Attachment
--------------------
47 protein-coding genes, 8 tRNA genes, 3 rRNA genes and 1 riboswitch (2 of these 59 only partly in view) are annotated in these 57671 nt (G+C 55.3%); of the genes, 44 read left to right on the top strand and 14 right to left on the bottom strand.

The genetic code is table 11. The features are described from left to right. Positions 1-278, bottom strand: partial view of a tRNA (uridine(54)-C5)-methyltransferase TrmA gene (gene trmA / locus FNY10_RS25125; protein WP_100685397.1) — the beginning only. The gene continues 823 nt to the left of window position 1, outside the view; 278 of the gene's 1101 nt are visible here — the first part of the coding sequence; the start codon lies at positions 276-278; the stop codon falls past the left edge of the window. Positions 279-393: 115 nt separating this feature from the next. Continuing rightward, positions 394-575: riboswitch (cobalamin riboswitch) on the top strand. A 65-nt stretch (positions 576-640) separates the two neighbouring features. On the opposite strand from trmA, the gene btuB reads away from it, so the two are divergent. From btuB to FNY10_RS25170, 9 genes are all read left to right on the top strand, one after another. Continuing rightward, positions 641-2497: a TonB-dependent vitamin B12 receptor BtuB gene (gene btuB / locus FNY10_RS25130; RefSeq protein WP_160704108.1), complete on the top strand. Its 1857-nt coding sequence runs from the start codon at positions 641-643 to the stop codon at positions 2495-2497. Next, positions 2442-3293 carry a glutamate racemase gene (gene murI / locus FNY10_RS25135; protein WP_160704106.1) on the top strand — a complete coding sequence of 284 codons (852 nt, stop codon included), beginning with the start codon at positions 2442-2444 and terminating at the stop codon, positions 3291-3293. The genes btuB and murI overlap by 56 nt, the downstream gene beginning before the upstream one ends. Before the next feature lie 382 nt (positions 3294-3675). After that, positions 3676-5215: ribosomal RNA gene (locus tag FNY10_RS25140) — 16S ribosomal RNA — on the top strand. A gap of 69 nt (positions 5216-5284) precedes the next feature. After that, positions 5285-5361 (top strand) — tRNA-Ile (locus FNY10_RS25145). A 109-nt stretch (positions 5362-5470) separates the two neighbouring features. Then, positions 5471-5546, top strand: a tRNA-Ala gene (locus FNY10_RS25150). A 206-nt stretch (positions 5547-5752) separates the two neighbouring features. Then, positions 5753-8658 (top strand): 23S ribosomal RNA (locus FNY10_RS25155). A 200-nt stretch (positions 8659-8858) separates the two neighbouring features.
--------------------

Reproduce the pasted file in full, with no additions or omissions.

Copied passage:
47 protein-coding genes, 8 tRNA genes, 3 rRNA genes and 1 riboswitch (2 of these 59 only partly in view) are annotated in these 57671 nt (G+C 55.3%); of the genes, 44 read left to right on the top strand and 14 right to left on the bottom strand.

The genetic code is table 11. The features are described from left to right. Positions 1-278, bottom strand: partial view of a tRNA (uridine(54)-C5)-methyltransferase TrmA gene (gene trmA / locus FNY10_RS25125; protein WP_100685397.1) — the beginning only. The gene continues 823 nt to the left of window position 1, outside the view; 278 of the gene's 1101 nt are visible here — the first part of the coding sequence; the start codon lies at positions 276-278; the stop codon falls past the left edge of the window. Positions 279-393: 115 nt separating this feature from the next. Continuing rightward, positions 394-575: riboswitch (cobalamin riboswitch) on the top strand. A 65-nt stretch (positions 576-640) separates the two neighbouring features. On the opposite strand from trmA, the gene btuB reads away from it, so the two are divergent. From btuB to FNY10_RS25170, 9 genes are all read left to right on the top strand, one after another. Continuing rightward, positions 641-2497: a TonB-dependent vitamin B12 receptor BtuB gene (gene btuB / locus FNY10_RS25130; RefSeq protein WP_160704108.1), complete on the top strand. Its 1857-nt coding sequence runs from the start codon at positions 641-643 to the stop codon at positions 2495-2497. Next, positions 2442-3293 carry a glutamate racemase gene (gene murI / locus FNY10_RS25135; protein WP_160704106.1) on the top strand — a complete coding sequence of 284 codons (852 nt, stop codon included), beginning with the start codon at positions 2442-2444 and terminating at the stop codon, positions 3291-3293. The genes btuB and murI overlap by 56 nt, the downstream gene beginning before the upstream one ends. Before the next feature lie 382 nt (positions 3294-3675). After that, positions 3676-5215: ribosomal RNA gene (locus tag FNY10_RS25140) — 16S ribosomal RNA — on the top strand. A gap of 69 nt (positions 5216-5284) precedes the next feature. After that, positions 5285-5361 (top strand) — tRNA-Ile (locus FNY10_RS25145). A 109-nt stretch (positions 5362-5470) separates the two neighbouring features. Then, positions 5471-5546, top strand: a tRNA-Ala gene (locus FNY10_RS25150). A 206-nt stretch (positions 5547-5752) separates the two neighbouring features. Then, positions 5753-8658 (top strand): 23S ribosomal RNA (locus FNY10_RS25155). A 200-nt stretch (positions 8659-8858) separates the two neighbouring features.